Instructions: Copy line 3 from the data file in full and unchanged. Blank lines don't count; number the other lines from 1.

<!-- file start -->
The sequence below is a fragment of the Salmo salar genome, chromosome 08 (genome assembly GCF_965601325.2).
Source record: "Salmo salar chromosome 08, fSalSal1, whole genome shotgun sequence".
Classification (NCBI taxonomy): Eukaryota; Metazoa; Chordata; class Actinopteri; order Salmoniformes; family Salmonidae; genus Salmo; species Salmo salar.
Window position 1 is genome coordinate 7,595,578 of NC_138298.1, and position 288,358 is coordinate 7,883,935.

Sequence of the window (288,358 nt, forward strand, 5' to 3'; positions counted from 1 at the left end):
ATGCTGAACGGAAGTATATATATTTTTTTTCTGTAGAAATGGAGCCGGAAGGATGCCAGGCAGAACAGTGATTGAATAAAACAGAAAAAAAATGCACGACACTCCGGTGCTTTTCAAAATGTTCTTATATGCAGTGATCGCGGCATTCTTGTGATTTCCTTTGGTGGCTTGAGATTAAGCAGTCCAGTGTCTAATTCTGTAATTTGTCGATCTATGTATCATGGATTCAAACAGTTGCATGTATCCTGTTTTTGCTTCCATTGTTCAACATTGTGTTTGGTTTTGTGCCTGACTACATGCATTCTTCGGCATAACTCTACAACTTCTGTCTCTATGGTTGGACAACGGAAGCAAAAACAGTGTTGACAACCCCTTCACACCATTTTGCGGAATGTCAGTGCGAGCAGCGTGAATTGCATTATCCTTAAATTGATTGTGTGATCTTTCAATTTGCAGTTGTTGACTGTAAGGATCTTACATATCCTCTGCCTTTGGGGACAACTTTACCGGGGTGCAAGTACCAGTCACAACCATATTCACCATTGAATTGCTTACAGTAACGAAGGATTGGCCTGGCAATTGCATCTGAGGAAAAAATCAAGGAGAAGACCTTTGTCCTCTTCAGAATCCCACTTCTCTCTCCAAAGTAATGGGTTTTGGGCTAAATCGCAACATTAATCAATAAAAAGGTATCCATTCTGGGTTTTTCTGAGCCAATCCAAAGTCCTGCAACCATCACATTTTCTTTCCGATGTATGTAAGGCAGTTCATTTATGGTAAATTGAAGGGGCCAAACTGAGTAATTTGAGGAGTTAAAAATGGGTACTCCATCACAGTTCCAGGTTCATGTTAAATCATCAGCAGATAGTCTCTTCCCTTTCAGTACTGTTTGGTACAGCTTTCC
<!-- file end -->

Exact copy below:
Classification (NCBI taxonomy): Eukaryota; Metazoa; Chordata; class Actinopteri; order Salmoniformes; family Salmonidae; genus Salmo; species Salmo salar.